President Obama makes a statement on the election results as Vice President Biden listens in the Rose Garden at the White House on Nov. 9. (Alex Wong/Getty Images)

President Obama will hold a news conference Monday afternoon to take measure of last week's election results, before holding a conference call with congressional Democrats who are still reeling from Donald Trump's White House win.

The two events come just a few hours before Obama departs for his last trip as president to Europe, where he will visit Greece and Germany before going to Peru for this year's Asia-Pacific Economic Cooperation conference.

Trump's victory is sure to dominate Obama's interactions with reporters and foreign leaders in the coming week. On Tuesday the president will meet with Greek Prime Minister Alexis Tsipras, before departing Wednesday for Berlin. During his stop in Germany, he will meet with Chancellor Angela Merkel, as well as the leaders of the United Kingdom, France, Italy and Spain. At the end of the week Obama will head to Lima, Peru, where he will attend meetings with heads of state from Asia and Latin America.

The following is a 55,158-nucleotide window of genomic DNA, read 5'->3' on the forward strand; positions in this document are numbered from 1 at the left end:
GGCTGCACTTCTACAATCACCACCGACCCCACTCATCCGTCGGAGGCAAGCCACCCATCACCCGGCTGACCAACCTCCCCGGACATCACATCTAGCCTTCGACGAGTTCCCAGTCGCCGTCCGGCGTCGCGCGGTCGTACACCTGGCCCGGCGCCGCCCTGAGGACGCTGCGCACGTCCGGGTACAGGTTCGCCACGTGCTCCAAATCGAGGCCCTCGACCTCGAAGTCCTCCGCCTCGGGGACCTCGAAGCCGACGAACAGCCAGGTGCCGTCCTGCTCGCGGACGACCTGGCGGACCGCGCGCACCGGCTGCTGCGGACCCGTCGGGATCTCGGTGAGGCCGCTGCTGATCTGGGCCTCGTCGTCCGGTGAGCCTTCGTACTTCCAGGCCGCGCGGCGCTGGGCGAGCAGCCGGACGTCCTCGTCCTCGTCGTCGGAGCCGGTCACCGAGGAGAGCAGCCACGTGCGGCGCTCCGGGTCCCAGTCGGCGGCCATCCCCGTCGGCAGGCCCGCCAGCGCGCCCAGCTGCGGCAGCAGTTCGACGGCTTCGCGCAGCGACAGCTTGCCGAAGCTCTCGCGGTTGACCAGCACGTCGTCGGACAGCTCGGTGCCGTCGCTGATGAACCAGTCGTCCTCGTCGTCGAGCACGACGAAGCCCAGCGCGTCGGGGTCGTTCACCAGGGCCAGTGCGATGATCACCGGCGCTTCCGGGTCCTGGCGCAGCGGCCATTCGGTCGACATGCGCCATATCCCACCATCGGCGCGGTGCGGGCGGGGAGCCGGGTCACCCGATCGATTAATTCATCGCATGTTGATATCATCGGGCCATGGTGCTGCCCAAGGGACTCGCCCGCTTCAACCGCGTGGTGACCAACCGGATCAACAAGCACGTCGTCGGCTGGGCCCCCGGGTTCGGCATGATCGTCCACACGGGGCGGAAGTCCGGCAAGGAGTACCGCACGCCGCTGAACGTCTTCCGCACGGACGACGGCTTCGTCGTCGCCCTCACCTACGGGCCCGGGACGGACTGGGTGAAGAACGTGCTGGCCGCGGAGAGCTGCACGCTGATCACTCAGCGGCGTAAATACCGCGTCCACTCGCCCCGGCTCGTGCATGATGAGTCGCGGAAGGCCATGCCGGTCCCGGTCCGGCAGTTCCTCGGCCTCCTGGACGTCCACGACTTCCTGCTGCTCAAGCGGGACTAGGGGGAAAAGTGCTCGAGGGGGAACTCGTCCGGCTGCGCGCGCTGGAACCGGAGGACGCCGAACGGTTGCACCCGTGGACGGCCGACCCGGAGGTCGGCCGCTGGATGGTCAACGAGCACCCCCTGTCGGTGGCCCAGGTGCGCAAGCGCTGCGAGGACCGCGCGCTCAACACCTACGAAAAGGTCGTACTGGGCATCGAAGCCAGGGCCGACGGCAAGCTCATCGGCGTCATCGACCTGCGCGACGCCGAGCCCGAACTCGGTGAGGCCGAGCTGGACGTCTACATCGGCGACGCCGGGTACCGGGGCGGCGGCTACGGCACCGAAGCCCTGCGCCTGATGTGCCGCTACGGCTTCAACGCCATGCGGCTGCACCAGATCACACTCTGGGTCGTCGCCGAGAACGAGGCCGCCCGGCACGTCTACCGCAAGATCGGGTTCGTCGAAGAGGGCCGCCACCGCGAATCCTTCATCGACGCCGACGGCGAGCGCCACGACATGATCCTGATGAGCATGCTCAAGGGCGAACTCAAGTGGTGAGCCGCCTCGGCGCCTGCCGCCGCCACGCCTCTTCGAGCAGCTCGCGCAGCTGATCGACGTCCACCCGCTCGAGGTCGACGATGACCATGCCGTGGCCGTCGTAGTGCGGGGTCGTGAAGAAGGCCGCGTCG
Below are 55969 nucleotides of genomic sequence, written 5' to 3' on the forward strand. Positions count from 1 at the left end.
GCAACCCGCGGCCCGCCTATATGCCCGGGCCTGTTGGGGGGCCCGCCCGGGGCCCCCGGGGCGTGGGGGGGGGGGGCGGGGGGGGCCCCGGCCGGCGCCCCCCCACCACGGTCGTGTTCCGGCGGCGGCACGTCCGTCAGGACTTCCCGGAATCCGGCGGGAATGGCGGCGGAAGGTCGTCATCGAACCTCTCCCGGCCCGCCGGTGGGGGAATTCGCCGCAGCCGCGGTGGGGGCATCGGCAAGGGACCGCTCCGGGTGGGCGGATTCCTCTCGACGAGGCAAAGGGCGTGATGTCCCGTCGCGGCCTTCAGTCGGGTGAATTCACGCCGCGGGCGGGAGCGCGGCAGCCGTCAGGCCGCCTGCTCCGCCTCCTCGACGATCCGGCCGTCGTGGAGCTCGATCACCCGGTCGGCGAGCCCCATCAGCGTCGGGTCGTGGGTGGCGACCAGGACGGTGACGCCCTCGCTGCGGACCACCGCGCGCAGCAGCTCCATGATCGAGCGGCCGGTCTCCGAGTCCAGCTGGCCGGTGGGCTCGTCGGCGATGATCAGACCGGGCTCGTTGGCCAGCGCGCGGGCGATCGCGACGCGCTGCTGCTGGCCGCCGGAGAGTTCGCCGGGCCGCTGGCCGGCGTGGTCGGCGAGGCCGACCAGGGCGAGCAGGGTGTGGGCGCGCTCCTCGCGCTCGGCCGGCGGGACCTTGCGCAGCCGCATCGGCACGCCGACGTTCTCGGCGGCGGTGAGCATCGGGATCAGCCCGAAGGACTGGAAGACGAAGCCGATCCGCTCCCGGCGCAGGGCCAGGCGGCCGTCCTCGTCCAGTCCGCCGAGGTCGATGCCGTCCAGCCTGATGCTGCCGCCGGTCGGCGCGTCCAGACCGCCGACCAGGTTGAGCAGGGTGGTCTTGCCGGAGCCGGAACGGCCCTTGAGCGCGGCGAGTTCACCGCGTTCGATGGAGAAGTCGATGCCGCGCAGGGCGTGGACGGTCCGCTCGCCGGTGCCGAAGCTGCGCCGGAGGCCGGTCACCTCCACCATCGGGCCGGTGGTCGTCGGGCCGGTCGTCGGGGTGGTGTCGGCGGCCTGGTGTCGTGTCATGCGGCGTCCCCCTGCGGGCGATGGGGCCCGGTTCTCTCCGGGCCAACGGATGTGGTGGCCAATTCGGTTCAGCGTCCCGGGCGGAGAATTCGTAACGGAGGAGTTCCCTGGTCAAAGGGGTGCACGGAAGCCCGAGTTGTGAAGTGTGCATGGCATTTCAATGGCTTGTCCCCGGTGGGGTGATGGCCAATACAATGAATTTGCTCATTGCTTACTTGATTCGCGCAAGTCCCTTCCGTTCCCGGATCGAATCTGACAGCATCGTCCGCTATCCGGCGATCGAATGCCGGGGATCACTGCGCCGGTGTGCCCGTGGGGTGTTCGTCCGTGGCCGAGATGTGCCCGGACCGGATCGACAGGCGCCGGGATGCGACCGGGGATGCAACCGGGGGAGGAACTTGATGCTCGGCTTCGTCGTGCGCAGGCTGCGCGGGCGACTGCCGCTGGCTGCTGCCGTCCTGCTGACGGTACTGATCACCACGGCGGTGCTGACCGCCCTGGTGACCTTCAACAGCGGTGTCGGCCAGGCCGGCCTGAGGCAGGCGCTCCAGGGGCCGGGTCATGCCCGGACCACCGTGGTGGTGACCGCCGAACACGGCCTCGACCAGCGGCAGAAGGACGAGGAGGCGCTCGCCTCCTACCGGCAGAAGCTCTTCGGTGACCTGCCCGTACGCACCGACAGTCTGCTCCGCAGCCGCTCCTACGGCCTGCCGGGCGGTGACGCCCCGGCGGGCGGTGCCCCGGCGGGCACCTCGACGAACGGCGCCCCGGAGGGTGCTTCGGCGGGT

The president will cover a variety of topics during his travels, including the global economy, counterterrorism, the sanctions Western nations have imposed against Russia in retaliation for its invasion of Ukraine, and instability in the Mideast and the refugee crisis that has emerged in its wake.

“Look, we certainly expect that the election will be the primary topic on people’s minds everywhere we go,” said White House deputy security adviser Ben Rhodes in a call with reporters Friday, adding that “we have one president at a time, and so President Obama, of course, will be running through the tape on January 20th” on his top international and domestic priorities.

“We will run through the tape with the implementation of those policies, and then the new team will make their own determinations,” Rhodes said. “And we respect that every administration will make its own judgment.”

The president will participate in a conference call at 5 p.m. Monday, a little more than an hour before leaving the White House, to discuss the election with Democratic officials who now face the prospect of being shut out of power in Washington for the first time in a decade.